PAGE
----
Barringtonia racemosa can tolerate salt water and therefore thrives under coastal and estaurine conditions. It also grows well under dry conditions where frost does not occur. The chief dispersal agent for the buoyant seeds is the tide. Although there are no records of animals eating the fruit, the presence of the trees up to 1 000 m above sea level points to an as yet unknown animal as a dispersal agent. It flowers twice a year: in spring and again from January to April. The strong scent produced by the flowers at night attract moths and nectar-feeding bats. After the flowers (petals and stamens) are shed, the inflorescences are often crowded with ants that are attracted to the nectar. It is the larval food plant for the butterfly Coeliades keithloa.
Barringtonia racemosa has a straight, unbranched stem that leads to a rounded crown and is usually 4-8 m tall, but occasionally reaches 15 m. The bark is greyish brown to pink with white blotches and raised dots and lines. The branches are marked with leaf scars.
The flowers are produced on hanging racemes up to 1 m long. The buds are pinkish red and split open to bring forth masses of delicate stamens in white sprays up to 35 mm wide, which are often tinged with pink. The flowers give off a pungent, putrid yet faintly sweet odour in the morning. The fruit are quadrangular, 65 x 40 mm. Each fruit contains a single seed surrounded by spongy, fibrous flesh that provides the buoyancy that allows the fruit to be carried off with the tide.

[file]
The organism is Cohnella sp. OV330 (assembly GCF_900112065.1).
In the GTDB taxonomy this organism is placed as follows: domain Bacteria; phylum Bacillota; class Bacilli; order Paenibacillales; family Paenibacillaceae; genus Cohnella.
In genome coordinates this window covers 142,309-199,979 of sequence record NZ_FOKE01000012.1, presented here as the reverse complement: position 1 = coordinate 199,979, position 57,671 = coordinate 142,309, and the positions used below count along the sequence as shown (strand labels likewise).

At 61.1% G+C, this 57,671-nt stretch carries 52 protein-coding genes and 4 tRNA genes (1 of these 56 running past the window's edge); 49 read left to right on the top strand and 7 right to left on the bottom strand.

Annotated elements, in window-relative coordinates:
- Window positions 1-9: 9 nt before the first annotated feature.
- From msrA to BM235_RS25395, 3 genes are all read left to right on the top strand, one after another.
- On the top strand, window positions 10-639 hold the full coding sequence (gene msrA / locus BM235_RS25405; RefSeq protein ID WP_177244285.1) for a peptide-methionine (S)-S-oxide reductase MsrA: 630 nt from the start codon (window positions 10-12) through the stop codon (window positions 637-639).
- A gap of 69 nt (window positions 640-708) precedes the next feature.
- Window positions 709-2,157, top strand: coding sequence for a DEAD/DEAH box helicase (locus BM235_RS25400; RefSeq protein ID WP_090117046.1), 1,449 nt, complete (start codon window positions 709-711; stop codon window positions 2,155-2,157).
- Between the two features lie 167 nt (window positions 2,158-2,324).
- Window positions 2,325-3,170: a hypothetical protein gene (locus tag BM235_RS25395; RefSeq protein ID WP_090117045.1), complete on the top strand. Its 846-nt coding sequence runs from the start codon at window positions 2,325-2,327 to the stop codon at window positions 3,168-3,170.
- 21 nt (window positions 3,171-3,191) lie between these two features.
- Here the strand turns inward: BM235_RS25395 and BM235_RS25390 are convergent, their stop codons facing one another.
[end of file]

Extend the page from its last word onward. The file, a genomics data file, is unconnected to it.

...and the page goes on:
Distribution and habitat
Barringtonia racemosa is mainly a coastal species that thrives under very humid, moist conditions. It is common along tropical and subtropical coasts in the Indian Ocean, starting at the east coast of South Africa. It is also common in Mozambique, Madagascar, India, Sri Lanka, Malaysia, Thailand, Laos, southern China, northern Australia, the Ryukyu Islands of Japan and a number of Polynesian islands. It does grow well under dry conditions but it cannot tolerate even mild frost.
Uses and cultural aspects
The seeds, bark, wood and roots contain the poison saponin and is used to stun fish. The bark, which also has a high tannin content, is frequently used in powdered form for this purpose. Extracts from the plant are effective insectides and are also used medicinally in the East; in South Africa the Zulus use the fruit to treat malaria. In Bengal the seeds are used to poison people and coconut is said to be the antidote. The young leaves are edible and the bark is often used for cordage.